John

    II'd never read a health book which starts out by describing being backstage at a NIN concert. I knew I was in for a wild ride. In the 4-Hour Body, Tim Ferriss chronicles his eclectic experiences at hacking his body: weight loss & muscle gain, perfect abs and perfect baseball swing, tripling his testosterone, holding his breath for three minutes, & more. As a family physician, I can tell you that most of his material is not that revolutionary: his diet is just a simple variant of a low glycemic II'd never read a health book which starts out by describing being backstage at a NIN concert. I knew I was in for a wild ride. In the 4-Hour Body, Tim Ferriss chronicles his eclectic experiences at hacking his body: weight loss & muscle gain, perfect abs and perfect baseball swing, tripling his testosterone, holding his breath for three minutes, & more. As a family physician, I can tell you that most of his material is not that revolutionary: his diet is just a simple variant of a low glycemic load diet, and many trainers will tell you that kettle bells rock as an exercise. But Tim is a showman at heart, as well as probably being just a little bit crazy, and this book reflects his devil-may-care take-life-by-the-throat until it screams for mercy approach to living. The book is intentionally designed to give you a potpouri of ideas and projects to pick from, and he encourages you to find something that you want to change about your body and go for it. Even if you don't implement a single thing in this book, you'll have a barrel of fun reading it. And most everyone will find at least one chapter that they will find intruiging enough to implement his concepts to try on their own. He's motivated me to get back to my ideal weight, and I'm already half way there by implementing some of his regimen. Trippiest health book of the year.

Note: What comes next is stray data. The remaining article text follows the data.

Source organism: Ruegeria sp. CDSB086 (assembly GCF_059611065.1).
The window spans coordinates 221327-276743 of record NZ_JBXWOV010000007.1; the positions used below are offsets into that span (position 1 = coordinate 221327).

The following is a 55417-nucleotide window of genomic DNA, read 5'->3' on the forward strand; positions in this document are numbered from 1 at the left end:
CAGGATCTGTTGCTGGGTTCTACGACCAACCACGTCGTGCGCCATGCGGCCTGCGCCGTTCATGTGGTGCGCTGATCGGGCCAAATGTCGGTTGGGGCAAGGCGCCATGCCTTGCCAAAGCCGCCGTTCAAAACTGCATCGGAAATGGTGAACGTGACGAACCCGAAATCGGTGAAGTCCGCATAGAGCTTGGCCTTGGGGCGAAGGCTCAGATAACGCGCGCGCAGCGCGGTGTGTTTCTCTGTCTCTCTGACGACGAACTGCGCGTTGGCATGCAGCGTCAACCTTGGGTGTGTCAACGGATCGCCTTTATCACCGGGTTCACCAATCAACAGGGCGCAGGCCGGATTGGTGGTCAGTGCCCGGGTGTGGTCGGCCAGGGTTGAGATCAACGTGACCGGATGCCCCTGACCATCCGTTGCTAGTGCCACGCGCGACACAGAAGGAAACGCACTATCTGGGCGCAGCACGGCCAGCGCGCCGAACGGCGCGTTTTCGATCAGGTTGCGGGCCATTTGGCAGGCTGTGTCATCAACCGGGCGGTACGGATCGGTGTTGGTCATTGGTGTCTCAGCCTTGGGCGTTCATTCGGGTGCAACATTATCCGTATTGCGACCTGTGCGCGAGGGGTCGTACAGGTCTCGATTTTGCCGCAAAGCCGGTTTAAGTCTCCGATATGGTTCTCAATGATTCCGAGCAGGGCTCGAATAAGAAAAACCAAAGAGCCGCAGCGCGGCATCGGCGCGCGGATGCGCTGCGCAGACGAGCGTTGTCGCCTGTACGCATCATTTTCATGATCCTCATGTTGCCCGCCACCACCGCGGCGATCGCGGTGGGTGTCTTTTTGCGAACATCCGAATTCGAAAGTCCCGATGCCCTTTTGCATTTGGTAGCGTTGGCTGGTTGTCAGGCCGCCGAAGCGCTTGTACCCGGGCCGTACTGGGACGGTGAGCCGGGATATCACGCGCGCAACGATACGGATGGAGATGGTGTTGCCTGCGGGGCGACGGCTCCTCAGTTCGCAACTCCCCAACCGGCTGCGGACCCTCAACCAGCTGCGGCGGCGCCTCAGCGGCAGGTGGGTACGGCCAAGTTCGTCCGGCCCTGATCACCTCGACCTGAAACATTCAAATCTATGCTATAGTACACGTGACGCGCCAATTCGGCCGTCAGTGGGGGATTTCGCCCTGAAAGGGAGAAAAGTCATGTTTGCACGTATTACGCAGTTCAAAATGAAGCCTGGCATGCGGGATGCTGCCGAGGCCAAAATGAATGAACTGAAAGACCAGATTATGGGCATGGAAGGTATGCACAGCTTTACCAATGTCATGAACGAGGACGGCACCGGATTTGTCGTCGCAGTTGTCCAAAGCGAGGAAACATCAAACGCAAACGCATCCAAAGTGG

7. 5 out of 5